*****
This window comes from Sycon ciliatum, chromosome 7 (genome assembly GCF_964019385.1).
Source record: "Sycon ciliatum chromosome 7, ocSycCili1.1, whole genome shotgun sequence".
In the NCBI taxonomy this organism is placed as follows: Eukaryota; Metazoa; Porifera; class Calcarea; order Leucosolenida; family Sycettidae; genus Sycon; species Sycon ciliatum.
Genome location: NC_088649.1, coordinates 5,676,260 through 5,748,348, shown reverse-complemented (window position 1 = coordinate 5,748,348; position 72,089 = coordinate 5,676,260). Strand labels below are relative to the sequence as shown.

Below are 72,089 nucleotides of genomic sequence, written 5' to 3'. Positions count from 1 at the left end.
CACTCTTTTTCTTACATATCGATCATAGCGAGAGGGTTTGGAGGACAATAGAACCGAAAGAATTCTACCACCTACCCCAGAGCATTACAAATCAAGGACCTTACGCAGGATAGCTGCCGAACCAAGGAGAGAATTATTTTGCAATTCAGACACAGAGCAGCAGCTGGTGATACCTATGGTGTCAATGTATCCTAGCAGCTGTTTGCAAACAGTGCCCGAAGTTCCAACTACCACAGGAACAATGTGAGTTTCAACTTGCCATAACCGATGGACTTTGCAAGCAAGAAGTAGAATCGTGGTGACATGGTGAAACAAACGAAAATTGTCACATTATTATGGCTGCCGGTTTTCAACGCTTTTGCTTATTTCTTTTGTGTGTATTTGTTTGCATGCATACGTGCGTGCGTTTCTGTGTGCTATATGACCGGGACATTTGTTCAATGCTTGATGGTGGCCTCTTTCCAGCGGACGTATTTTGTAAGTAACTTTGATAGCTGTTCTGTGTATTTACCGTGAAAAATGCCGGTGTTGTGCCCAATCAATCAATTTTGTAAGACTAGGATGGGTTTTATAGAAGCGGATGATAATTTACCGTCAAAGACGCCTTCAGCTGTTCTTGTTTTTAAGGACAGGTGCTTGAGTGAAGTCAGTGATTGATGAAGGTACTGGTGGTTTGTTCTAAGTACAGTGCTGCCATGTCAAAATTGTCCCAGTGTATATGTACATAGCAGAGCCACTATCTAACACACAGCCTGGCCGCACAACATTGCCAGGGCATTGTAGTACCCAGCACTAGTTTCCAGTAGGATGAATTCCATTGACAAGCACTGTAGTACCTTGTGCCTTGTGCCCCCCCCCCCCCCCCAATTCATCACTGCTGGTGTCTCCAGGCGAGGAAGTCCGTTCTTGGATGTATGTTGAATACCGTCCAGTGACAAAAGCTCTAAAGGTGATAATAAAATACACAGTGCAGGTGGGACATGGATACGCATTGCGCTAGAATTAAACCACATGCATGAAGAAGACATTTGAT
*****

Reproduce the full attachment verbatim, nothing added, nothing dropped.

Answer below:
This window comes from Sycon ciliatum, chromosome 7 (genome assembly GCF_964019385.1).
Source record: "Sycon ciliatum chromosome 7, ocSycCili1.1, whole genome shotgun sequence".
In the NCBI taxonomy this organism is placed as follows: Eukaryota; Metazoa; Porifera; class Calcarea; order Leucosolenida; family Sycettidae; genus Sycon; species Sycon ciliatum.
Genome location: NC_088649.1, coordinates 5,676,260 through 5,748,348, shown reverse-complemented (window position 1 = coordinate 5,748,348; position 72,089 = coordinate 5,676,260). Strand labels below are relative to the sequence as shown.

Below are 72,089 nucleotides of genomic sequence, written 5' to 3'. Positions count from 1 at the left end.
CACTCTTTTTCTTACATATCGATCATAGCGAGAGGGTTTGGAGGACAATAGAACCGAAAGAATTCTACCACCTACCCCAGAGCATTACAAATCAAGGACCTTACGCAGGATAGCTGCCGAACCAAGGAGAGAATTATTTTGCAATTCAGACACAGAGCAGCAGCTGGTGATACCTATGGTGTCAATGTATCCTAGCAGCTGTTTGCAAACAGTGCCCGAAGTTCCAACTACCACAGGAACAATGTGAGTTTCAACTTGCCATAACCGATGGACTTTGCAAGCAAGAAGTAGAATCGTGGTGACATGGTGAAACAAACGAAAATTGTCACATTATTATGGCTGCCGGTTTTCAACGCTTTTGCTTATTTCTTTTGTGTGTATTTGTTTGCATGCATACGTGCGTGCGTTTCTGTGTGCTATATGACCGGGACATTTGTTCAATGCTTGATGGTGGCCTCTTTCCAGCGGACGTATTTTGTAAGTAACTTTGATAGCTGTTCTGTGTATTTACCGTGAAAAATGCCGGTGTTGTGCCCAATCAATCAATTTTGTAAGACTAGGATGGGTTTTATAGAAGCGGATGATAATTTACCGTCAAAGACGCCTTCAGCTGTTCTTGTTTTTAAGGACAGGTGCTTGAGTGAAGTCAGTGATTGATGAAGGTACTGGTGGTTTGTTCTAAGTACAGTGCTGCCATGTCAAAATTGTCCCAGTGTATATGTACATAGCAGAGCCACTATCTAACACACAGCCTGGCCGCACAACATTGCCAGGGCATTGTAGTACCCAGCACTAGTTTCCAGTAGGATGAATTCCATTGACAAGCACTGTAGTACCTTGTGCCTTGTGCCCCCCCCCCCCCCCCAATTCATCACTGCTGGTGTCTCCAGGCGAGGAAGTCCGTTCTTGGATGTATGTTGAATACCGTCCAGTGACAAAAGCTCTAAAGGTGATAATAAAATACACAGTGCAGGTGGGACATGGATACGCATTGCGCTAGAATTAAACCACATGCATGAAGAAGACATTTGAT